Deciding what career you are aiming for and taking steps to make it happen isn’t always easy.
By picking up this book, you’ve made one of the most important decisions in your career. You’ve demonstrated you want to learn as much as you can about the career possibilities open to you. You’re not going to let others decide for you; you’re going to do the research, speak to the right people and make your own decisions.
Investigating industries, identifying roles that interest you, and getting realistic about your skills are all important aspects of the career planning process. This book peels back the corporate branding of key graduate employers to give you a window into their working life and what they offer. But don’t let this scare you; you’re still allowed to make mistakes! Switching jobs is always possible and career changes are common.
Beginning professional life is one of life’s most significant events, and career planning should be a fun and exciting process. To get started on your career journey, consider the following steps:
When making decisions about your future, having a good idea about the type of job and career that will best suit your strengths and interests is important.
To help work this out, answer these questions:
Now think about the skills and strengths you have gained from your course, part-time or vacation work, volunteering, travel, sport, and other community and family activities, and make a list. The items that regularly appear – the ones you are good at and enjoy using – are likely to be your key skills.
Your personality will influence your career choice and job satisfaction. If you are naturally confident, you may prefer a job that offers lots of contact with others. If you are more reserved, an environment that focuses on information and tasks might suit you better.
After identifying your strengths and interests, the next step is working out where you can put them to work. You might like to research:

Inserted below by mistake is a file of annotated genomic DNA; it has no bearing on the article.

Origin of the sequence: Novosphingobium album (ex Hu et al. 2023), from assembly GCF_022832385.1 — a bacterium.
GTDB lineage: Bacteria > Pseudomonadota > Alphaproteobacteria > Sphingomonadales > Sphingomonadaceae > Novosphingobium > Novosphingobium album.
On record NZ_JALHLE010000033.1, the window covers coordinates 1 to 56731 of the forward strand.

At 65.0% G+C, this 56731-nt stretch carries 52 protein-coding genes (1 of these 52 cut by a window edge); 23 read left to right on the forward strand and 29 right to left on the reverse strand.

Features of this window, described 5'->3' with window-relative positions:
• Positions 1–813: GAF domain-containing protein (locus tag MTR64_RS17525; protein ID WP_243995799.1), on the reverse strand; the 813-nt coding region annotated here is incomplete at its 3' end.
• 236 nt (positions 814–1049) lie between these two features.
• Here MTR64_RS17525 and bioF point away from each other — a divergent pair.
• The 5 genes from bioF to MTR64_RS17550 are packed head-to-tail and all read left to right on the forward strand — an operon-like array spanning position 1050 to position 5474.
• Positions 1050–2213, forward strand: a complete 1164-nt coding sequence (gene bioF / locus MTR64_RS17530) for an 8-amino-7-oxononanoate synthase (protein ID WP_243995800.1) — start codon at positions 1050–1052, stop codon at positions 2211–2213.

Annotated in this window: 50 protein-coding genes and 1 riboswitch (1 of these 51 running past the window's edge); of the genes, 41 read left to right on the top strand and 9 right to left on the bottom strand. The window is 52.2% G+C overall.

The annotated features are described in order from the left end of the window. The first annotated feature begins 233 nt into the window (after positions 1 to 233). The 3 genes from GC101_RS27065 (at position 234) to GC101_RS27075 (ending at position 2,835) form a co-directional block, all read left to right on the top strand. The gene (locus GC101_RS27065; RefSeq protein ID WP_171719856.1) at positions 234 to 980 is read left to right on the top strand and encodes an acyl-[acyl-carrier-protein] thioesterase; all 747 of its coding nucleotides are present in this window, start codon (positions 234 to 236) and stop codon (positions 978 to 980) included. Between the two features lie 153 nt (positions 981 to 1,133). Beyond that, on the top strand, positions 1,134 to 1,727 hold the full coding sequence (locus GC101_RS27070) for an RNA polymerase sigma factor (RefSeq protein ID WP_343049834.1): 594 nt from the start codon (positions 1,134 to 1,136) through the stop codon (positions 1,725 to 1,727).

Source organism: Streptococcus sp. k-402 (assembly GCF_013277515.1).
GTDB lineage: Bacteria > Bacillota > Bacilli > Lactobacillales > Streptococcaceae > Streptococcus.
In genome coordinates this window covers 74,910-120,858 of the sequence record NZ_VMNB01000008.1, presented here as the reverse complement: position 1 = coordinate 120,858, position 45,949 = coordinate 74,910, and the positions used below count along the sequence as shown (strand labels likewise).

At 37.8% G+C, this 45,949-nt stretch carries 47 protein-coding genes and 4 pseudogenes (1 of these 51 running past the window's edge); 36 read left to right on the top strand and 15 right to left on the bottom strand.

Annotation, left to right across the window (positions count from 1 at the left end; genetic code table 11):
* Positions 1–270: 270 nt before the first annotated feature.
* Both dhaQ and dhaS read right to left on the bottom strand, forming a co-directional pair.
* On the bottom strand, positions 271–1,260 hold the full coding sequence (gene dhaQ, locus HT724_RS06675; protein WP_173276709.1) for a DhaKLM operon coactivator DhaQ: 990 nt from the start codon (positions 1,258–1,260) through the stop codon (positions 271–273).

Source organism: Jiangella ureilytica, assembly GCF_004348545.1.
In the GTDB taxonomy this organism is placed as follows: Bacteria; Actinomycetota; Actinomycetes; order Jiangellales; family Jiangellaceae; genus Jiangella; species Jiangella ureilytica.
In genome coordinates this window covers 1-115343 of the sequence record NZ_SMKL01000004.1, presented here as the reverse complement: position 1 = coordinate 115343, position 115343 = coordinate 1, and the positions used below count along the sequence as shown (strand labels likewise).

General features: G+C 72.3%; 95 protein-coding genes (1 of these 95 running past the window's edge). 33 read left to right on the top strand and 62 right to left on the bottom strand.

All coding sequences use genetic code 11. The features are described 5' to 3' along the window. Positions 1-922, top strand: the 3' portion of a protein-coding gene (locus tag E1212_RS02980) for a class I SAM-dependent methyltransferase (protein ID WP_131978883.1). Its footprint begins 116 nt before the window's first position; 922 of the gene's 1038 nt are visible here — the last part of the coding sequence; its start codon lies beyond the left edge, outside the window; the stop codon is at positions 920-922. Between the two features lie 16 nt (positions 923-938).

For each option you’re considering, think about how it meets the criteria you identified in step one and then identify any conflicts. If you need more training or experience, now is the time to focus on finding opportunities to fill in the gaps.
Discuss your ideas with people who can be objective and supportive, including family and friends, staff at your university careers centre, lecturers in your area of study, employers at career fairs and recent graduates working in your industries of interest.
Image source: Aurora Project
Now it is time to link the employer options you uncovered with what fits you best. Be prepared to compromise.
For example, you may have two or three roles or industries that really interest you, but one might involve relocating to a new city or state, which you don’t want to do. If one of your immediate goals is to pay off your student debts, your decision might be based on which job offers a better salary. Or you may have your eyes set on a role that offers management responsibility quickly, but find that your actual work experience isn’t up to the appropriate level yet.
We live in a rapidly changing world. You should expect to change careers several times in your working life – jobs and areas that don’t even exist now could easily offer opportunities in the future. Steps you take now to develop skills and manage your career will help open new doors in the future.
Create an action plan for your job search with clear timelines. This plan should include:
You can build a base of work-related experience and develop your skills and knowledge in a number of ways. For example, through:
Work-related experience allows you to demonstrate you have the skills required to transition into a professional role. It also provides you with concrete examples of where you have applied your skills, which can help throughout the job application process.